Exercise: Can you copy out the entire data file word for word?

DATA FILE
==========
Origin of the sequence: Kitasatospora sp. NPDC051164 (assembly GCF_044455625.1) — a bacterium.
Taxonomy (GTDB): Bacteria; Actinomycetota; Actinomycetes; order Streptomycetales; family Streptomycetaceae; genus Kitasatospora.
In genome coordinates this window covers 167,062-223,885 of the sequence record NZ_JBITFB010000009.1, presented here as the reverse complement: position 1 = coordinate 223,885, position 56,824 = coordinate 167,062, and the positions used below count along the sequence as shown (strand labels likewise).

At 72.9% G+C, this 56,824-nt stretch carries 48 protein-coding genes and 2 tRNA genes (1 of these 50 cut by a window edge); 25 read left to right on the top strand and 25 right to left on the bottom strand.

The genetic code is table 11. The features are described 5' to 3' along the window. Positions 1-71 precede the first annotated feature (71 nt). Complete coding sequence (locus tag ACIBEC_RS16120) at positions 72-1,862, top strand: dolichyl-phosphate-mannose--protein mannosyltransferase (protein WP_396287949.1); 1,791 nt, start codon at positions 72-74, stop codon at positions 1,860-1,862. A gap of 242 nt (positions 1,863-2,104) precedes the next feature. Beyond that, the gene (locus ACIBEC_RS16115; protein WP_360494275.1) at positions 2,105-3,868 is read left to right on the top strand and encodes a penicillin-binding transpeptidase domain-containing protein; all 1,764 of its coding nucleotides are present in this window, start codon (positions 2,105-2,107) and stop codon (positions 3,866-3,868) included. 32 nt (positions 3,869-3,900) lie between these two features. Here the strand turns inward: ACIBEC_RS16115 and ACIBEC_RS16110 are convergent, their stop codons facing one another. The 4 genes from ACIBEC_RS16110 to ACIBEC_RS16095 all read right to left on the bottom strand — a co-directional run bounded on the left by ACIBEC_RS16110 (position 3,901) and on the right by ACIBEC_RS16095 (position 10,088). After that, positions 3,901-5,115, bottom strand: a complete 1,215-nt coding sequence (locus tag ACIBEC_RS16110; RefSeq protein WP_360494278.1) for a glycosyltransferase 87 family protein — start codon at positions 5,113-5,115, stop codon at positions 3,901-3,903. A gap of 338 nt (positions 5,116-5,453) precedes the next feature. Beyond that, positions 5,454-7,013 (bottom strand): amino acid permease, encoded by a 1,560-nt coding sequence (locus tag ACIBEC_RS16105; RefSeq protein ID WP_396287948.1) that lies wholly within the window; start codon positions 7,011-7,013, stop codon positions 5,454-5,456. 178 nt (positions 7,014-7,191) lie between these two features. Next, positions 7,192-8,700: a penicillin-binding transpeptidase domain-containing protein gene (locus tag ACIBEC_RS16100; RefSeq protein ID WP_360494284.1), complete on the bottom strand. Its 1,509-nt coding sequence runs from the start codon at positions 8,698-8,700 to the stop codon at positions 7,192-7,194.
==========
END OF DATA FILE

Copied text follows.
Origin of the sequence: Kitasatospora sp. NPDC051164 (assembly GCF_044455625.1) — a bacterium.
Taxonomy (GTDB): Bacteria; Actinomycetota; Actinomycetes; order Streptomycetales; family Streptomycetaceae; genus Kitasatospora.
In genome coordinates this window covers 167,062-223,885 of the sequence record NZ_JBITFB010000009.1, presented here as the reverse complement: position 1 = coordinate 223,885, position 56,824 = coordinate 167,062, and the positions used below count along the sequence as shown (strand labels likewise).

At 72.9% G+C, this 56,824-nt stretch carries 48 protein-coding genes and 2 tRNA genes (1 of these 50 cut by a window edge); 25 read left to right on the top strand and 25 right to left on the bottom strand.

The genetic code is table 11. The features are described 5' to 3' along the window. Positions 1-71 precede the first annotated feature (71 nt). Complete coding sequence (locus tag ACIBEC_RS16120) at positions 72-1,862, top strand: dolichyl-phosphate-mannose--protein mannosyltransferase (protein WP_396287949.1); 1,791 nt, start codon at positions 72-74, stop codon at positions 1,860-1,862. A gap of 242 nt (positions 1,863-2,104) precedes the next feature. Beyond that, the gene (locus ACIBEC_RS16115; protein WP_360494275.1) at positions 2,105-3,868 is read left to right on the top strand and encodes a penicillin-binding transpeptidase domain-containing protein; all 1,764 of its coding nucleotides are present in this window, start codon (positions 2,105-2,107) and stop codon (positions 3,866-3,868) included. 32 nt (positions 3,869-3,900) lie between these two features. Here the strand turns inward: ACIBEC_RS16115 and ACIBEC_RS16110 are convergent, their stop codons facing one another. The 4 genes from ACIBEC_RS16110 to ACIBEC_RS16095 all read right to left on the bottom strand — a co-directional run bounded on the left by ACIBEC_RS16110 (position 3,901) and on the right by ACIBEC_RS16095 (position 10,088). After that, positions 3,901-5,115, bottom strand: a complete 1,215-nt coding sequence (locus tag ACIBEC_RS16110; RefSeq protein WP_360494278.1) for a glycosyltransferase 87 family protein — start codon at positions 5,113-5,115, stop codon at positions 3,901-3,903. A gap of 338 nt (positions 5,116-5,453) precedes the next feature. Beyond that, positions 5,454-7,013 (bottom strand): amino acid permease, encoded by a 1,560-nt coding sequence (locus tag ACIBEC_RS16105; RefSeq protein ID WP_396287948.1) that lies wholly within the window; start codon positions 7,011-7,013, stop codon positions 5,454-5,456. 178 nt (positions 7,014-7,191) lie between these two features. Next, positions 7,192-8,700: a penicillin-binding transpeptidase domain-containing protein gene (locus tag ACIBEC_RS16100; RefSeq protein ID WP_360494284.1), complete on the bottom strand. Its 1,509-nt coding sequence runs from the start codon at positions 8,698-8,700 to the stop codon at positions 7,192-7,194.